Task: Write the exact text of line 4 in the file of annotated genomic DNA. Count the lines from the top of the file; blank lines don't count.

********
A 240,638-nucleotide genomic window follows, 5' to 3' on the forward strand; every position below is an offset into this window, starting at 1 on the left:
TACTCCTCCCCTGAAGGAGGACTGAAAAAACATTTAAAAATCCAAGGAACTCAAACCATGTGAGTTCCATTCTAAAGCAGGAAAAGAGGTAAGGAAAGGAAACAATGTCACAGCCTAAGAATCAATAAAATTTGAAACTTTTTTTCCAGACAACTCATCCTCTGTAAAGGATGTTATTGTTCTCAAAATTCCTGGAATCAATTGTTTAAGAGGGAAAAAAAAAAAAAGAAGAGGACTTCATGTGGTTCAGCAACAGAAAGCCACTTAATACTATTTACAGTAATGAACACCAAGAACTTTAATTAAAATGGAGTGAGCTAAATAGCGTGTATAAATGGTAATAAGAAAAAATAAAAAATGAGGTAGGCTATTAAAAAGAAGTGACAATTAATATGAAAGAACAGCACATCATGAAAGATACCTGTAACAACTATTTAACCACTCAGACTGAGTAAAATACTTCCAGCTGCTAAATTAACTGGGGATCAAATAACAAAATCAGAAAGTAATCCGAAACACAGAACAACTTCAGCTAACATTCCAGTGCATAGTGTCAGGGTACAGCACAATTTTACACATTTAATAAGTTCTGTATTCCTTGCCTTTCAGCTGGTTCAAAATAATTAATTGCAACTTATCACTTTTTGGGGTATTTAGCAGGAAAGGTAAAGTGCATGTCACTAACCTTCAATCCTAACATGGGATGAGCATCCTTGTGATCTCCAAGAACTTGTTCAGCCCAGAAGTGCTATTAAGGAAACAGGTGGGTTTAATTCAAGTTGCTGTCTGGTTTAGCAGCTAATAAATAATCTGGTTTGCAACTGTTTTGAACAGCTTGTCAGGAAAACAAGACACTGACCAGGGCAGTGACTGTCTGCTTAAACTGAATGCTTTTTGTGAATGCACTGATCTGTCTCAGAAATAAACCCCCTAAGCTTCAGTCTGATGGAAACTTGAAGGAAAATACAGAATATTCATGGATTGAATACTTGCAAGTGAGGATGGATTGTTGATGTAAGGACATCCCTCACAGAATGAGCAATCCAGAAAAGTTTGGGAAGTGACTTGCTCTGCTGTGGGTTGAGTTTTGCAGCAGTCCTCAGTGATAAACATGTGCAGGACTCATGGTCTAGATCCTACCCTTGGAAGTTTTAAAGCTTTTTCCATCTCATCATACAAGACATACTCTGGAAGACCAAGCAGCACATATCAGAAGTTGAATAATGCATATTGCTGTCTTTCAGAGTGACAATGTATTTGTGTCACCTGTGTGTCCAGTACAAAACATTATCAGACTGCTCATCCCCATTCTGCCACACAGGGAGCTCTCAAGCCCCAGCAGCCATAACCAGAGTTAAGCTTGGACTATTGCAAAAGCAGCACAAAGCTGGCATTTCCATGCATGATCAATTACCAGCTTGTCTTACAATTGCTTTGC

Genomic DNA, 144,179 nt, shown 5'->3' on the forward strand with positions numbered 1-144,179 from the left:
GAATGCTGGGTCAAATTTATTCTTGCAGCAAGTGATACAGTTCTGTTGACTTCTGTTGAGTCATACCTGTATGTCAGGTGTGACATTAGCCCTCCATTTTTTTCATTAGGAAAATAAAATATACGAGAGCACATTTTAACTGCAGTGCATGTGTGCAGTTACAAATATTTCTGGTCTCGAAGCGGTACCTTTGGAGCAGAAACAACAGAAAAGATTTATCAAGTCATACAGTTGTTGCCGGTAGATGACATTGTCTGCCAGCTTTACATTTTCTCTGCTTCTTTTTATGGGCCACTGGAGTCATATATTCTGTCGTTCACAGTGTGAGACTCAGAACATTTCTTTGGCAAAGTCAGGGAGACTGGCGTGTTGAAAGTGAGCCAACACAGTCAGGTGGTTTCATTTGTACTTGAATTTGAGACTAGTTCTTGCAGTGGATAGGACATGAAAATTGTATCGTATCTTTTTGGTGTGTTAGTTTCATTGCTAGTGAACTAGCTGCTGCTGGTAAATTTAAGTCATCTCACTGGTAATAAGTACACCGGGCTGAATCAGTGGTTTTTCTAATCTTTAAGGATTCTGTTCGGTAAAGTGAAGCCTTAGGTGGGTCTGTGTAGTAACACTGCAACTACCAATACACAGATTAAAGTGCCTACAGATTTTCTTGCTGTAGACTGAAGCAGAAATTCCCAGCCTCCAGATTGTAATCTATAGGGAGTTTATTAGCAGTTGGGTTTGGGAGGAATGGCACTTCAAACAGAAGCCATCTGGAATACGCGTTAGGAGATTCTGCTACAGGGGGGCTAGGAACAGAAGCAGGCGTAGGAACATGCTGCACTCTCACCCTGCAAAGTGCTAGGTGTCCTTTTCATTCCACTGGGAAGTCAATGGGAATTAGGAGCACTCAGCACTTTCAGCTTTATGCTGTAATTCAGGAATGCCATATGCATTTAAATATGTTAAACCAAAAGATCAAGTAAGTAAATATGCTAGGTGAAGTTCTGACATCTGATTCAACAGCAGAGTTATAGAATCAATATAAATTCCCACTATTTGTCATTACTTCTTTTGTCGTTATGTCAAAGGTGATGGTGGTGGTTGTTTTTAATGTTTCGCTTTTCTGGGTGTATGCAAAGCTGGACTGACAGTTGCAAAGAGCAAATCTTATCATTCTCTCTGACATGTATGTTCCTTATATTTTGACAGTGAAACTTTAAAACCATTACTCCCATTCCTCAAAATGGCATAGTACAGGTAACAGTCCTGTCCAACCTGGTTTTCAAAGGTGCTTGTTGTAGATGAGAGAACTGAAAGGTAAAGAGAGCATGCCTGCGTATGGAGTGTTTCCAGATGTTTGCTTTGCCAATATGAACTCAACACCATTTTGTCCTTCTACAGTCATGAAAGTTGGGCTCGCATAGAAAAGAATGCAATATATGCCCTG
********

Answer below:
GAATGCTGGGTCAAATTTATTCTTGCAGCAAGTGATACAGTTCTGTTGACTTCTGTTGAGTCATACCTGTATGTCAGGTGTGACATTAGCCCTCCATTTTTTTCATTAGGAAAATAAAATATACGAGAGCACATTTTAACTGCAGTGCATGTGTGCAGTTACAAATATTTCTGGTCTCGAAGCGGTACCTTTGGAGCAGAAACAACAGAAAAGATTTATCAAGTCATACAGTTGTTGCCGGTAGATGACATTGTCTGCCAGCTTTACATTTTCTCTGCTTCTTTTTATGGGCCACTGGAGTCATATATTCTGTCGTTCACAGTGTGAGACTCAGAACATTTCTTTGGCAAAGTCAGGGAGACTGGCGTGTTGAAAGTGAGCCAACACAGTCAGGTGGTTTCATTTGTACTTGAATTTGAGACTAGTTCTTGCAGTGGATAGGACATGAAAATTGTATCGTATCTTTTTGGTGTGTTAGTTTCATTGCTAGTGAACTAGCTGCTGCTGGTAAATTTAAGTCATCTCACTGGTAATAAGTACACCGGGCTGAATCAGTGGTTTTTCTAATCTTTAAGGATTCTGTTCGGTAAAGTGAAGCCTTAGGTGGGTCTGTGTAGTAACACTGCAACTACCAATACACAGATTAAAGTGCCTACAGATTTTCTTGCTGTAGACTGAAGCAGAAATTCCCAGCCTCCAGATTGTAATCTATAGGGAGTTTATTAGCAGTTGGGTTTGGGAGGAATGGCACTTCAAACAGAAGCCATCTGGAATACGCGTTAGGAGATTCTGCTACAGGGGGGCTAGGAACAGAAGCAGGCGTAGGAACATGCTGCACTCTCACCCTGCAAAGTGCTAGGTGTCCTTTTCATTCCACTGGGAAGTCAATGGGAATTAGGAGCACTCAGCACTTTCAGCTTTATGCTGTAATTCAGGAATGCCATATGCATTTAAATATGTTAAACCAAAAGATCAAGTAAGTAAATATGCTAGGTGAAGTTCTGACATCTGATTCAACAGCAGAGTTATAGAATCAATATAAATTCCCACTATTTGTCATTACTTCTTTTGTCGTTATGTCAAAGGTGATGGTGGTGGTTGTTTTTAATGTTTCGCTTTTCTGGGTGTATGCAAAGCTGGACTGACAGTTGCAAAGAGCAAATCTTATCATTCTCTCTGACATGTATGTTCCTTATATTTTGACAGTGAAACTTTAAAACCATTACTCCCATTCCTCAAAATGGCATAGTACAGGTAACAGTCCTGTCCAACCTGGTTTTCAAAGGTGCTTGTTGTAGATGAGAGAACTGAAAGGTAAAGAGAGCATGCCTGCGTATGGAGTGTTTCCAGATGTTTGCTTTGCCAATATGAACTCAACACCATTTTGTCCTTCTACAGTCATGAAAGTTGGGCTCGCATAGAAAAGAATGCAATATATGCCCTG